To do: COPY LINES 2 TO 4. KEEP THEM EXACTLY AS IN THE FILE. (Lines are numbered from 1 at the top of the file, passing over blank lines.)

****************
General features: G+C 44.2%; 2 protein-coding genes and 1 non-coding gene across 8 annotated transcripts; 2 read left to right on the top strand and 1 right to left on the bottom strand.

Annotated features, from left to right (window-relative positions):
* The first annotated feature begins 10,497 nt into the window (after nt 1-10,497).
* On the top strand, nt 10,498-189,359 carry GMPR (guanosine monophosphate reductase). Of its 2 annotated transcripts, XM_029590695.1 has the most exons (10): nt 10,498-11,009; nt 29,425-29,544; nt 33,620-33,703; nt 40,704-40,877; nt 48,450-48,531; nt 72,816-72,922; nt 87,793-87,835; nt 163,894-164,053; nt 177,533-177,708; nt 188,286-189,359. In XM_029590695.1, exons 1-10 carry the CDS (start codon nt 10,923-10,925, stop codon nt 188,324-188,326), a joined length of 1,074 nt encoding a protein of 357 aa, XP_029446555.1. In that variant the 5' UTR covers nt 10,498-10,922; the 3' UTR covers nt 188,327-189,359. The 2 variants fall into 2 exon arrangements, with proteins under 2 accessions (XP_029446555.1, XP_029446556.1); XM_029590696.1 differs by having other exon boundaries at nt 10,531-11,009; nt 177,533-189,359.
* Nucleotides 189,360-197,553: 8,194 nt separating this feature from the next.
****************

Annotated features, from left to right (window-relative positions):
* The first annotated feature begins 10,497 nt into the window (after nt 1-10,497).
* On the top strand, nt 10,498-189,359 carry GMPR (guanosine monophosphate reductase). Of its 2 annotated transcripts, XM_029590695.1 has the most exons (10): nt 10,498-11,009; nt 29,425-29,544; nt 33,620-33,703; nt 40,704-40,877; nt 48,450-48,531; nt 72,816-72,922; nt 87,793-87,835; nt 163,894-164,053; nt 177,533-177,708; nt 188,286-189,359. In XM_029590695.1, exons 1-10 carry the CDS (start codon nt 10,923-10,925, stop codon nt 188,324-188,326), a joined length of 1,074 nt encoding a protein of 357 aa, XP_029446555.1. In that variant the 5' UTR covers nt 10,498-10,922; the 3' UTR covers nt 188,327-189,359. The 2 variants fall into 2 exon arrangements, with proteins under 2 accessions (XP_029446555.1, XP_029446556.1); XM_029590696.1 differs by having other exon boundaries at nt 10,531-11,009; nt 177,533-189,359.